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Comment Re:Teachers (Score 1) 240

Different AC here. ... P.P.S.: Fuck the last 5 years of UX "professionals" who think ... menu options should change depending on which options the software decides are more frequently used. Neither group knows anything of muscle memory because neither group has been in the industry long enough for it to matter.

Although, to be fair to UX "professionals" there is no muscle memory so powerful that it cannot be compromised with sufficient alcohol. Still getting 80wpm tonight. But somehow missed the post-anon button. Sometimes the UX "professional" doesn't have to move the clickbox. It's moving on my system, though!

Comment Re:Teachers (Score 1) 240

My touch typist teacher said RIGHT. Never considered the left.

Different AC here. Basic non-ergo Keytronic layout. I use left hand, not right hand, and I was taught touch typing (and can still do 100wpm) by a teacher who taught by the book that says "right-handed."

Even though the "6" is, properly speaking, in the "6/y/h/n" vertical row that "belongs" to the right hand, I just looked closely at my fingers on the actual physical keyboard on which I've typed for 10+ years, and its clones on which I've typed for at least 20+, it's because the "6" is closer to the left index finger than the right index finger. The pad of my hand (not the wrist, about halfway up the pad beneath my pinky finger) rests on the lower edge of my keyboard, and my thumbs rest so comfortably on the spacebar that the spacebar has a little worn spot on it.

Home exercise: Place fingers on home row. Touch right and left index fingers to "T", "Y", and "R". For my fingers and keyboard, "Y" is the most comfortable, almost dead-center. Repeat experiment with "5/6/7". For my fingers/keyboard, I can't reach "5" with right. I can't reach "7" with left, and "6" is reachable with either, but more easily reached with left finger. with left on "T" and right on "y" almost centered beneath "6", left is visually confirmed closer to "6."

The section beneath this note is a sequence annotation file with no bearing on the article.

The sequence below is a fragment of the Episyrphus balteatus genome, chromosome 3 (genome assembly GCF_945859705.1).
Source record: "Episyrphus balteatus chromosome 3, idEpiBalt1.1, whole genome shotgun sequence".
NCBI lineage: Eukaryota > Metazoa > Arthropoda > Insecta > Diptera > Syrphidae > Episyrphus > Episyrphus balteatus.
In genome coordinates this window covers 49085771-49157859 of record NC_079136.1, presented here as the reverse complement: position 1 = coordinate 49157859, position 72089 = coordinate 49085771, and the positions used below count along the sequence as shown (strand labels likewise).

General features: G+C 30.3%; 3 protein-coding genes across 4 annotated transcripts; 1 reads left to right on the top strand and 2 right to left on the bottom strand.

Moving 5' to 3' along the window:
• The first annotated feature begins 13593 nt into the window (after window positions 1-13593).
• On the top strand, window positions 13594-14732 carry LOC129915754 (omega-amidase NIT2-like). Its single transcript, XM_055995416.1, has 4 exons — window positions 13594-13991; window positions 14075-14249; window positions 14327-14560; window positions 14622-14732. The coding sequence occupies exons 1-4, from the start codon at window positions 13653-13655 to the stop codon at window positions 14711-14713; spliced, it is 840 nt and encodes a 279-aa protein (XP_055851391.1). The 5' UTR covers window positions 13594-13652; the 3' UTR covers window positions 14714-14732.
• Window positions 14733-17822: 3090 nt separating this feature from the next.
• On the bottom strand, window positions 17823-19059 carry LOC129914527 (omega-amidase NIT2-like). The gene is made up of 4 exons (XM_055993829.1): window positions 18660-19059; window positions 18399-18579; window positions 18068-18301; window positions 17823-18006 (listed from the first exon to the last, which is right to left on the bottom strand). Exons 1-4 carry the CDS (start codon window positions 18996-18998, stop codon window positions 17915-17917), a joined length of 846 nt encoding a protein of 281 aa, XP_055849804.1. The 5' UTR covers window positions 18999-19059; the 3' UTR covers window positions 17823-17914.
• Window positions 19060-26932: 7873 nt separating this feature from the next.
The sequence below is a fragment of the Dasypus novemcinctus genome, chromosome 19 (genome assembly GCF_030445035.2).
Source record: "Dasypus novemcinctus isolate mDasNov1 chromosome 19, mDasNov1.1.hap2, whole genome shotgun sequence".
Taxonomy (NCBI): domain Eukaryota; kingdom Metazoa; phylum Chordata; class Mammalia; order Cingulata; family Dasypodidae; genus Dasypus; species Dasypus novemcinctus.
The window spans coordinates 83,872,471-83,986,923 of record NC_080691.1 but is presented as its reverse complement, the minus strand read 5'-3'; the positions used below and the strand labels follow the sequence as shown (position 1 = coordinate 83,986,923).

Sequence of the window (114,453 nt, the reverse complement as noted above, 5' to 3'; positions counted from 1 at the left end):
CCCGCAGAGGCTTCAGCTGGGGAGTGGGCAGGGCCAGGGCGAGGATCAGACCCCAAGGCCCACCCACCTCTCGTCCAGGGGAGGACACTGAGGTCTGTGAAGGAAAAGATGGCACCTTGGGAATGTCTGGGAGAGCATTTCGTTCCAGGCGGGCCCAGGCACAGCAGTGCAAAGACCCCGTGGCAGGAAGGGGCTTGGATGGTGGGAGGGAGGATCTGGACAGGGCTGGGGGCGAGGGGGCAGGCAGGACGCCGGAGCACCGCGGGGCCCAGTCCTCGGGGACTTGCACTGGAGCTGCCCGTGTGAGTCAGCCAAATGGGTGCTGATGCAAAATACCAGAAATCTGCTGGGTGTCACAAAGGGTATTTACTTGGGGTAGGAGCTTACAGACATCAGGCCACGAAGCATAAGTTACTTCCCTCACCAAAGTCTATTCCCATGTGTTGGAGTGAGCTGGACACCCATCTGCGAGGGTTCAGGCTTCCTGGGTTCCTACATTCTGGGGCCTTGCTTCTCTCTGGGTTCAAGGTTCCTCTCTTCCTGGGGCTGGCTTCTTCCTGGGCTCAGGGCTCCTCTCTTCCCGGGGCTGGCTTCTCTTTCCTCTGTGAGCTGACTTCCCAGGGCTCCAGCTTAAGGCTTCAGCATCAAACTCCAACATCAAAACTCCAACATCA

(Side note: Both by size of wear spot and by observation while typing this post, I almost exclusively press the space bar with my *right* thumb. Maybe that contributes to using my left idex to hit th 6 key -- my left thumb is basically unused. I just typed this entire sentence with my left thumb crammed under the keyboard and it felt comfortable. Undoable with right thumb in equivalent positon.)

P.S; Our touch-typing teachers taught us the same way, but for me and my keyboard, we cheat on the "6". I've forgotten whether it's supposed to matter which thumb you use on the space bar, although I imagine I could have squeezed out a couple of extra wpm if I'd used both thumbs in high school.

P.P.S.: Fuck the last 5 years of UX "professionals" who think everything has to change every six months for the hell of it, or the last 15 years who think that menu options should change depending on which options the software decides are more frequently used. Neither group knows anything of muscle memory because neither group has been in the industry long enough for it to matter.

Submission + - Malvertising ads infest websites with 100++ million visitors->

An anonymous reader writes: Angler exploit's SSL malvertising campaign source and details from MalwareBytes https://blog.malwarebytes.org/... infesting sites like:

weather.com 121M visits per month
drudgereport.com 61.8M visits per month
wunderground.com 49.9M visits per month
findagrave.com 6M visits per month
webmaila.juno.com 3.6M visits per month
my.netzero.net 3.2M visits per month
sltrib.com 1.8M visits per month

Link to Original Source

Submission + - Windows 10's Privacy Policy: the New Normal?->

An anonymous reader writes: The launch of Windows 10 brought a lot of users kicking and screaming to the "connected desktop." "This is very useful, but obviously has privacy implications: the online service providers can track which devices are making which requests, which devices are near which Wi-Fi networks, and feasibly might be able to track how devices move around. The service providers will all claim that the data is anonymized, and that no persistent tracking is performed... but it almost certainly could be." There are privacy concerns, particularly for default settings. According to Peter Bright, for better or worse this is the new normal for mainstream operating systems. We're going to have to either get used to it, or get used to fighting with settings to turn it all off. "The days of mainstream operating systems that don't integrate cloud services, that don't exploit machine learning and big data, that don't let developers know which features are used and what problems occur, are behind us, and they're not coming back. This may cost us some amount of privacy, but we'll tend to get something in return: software that can do more things and that works better."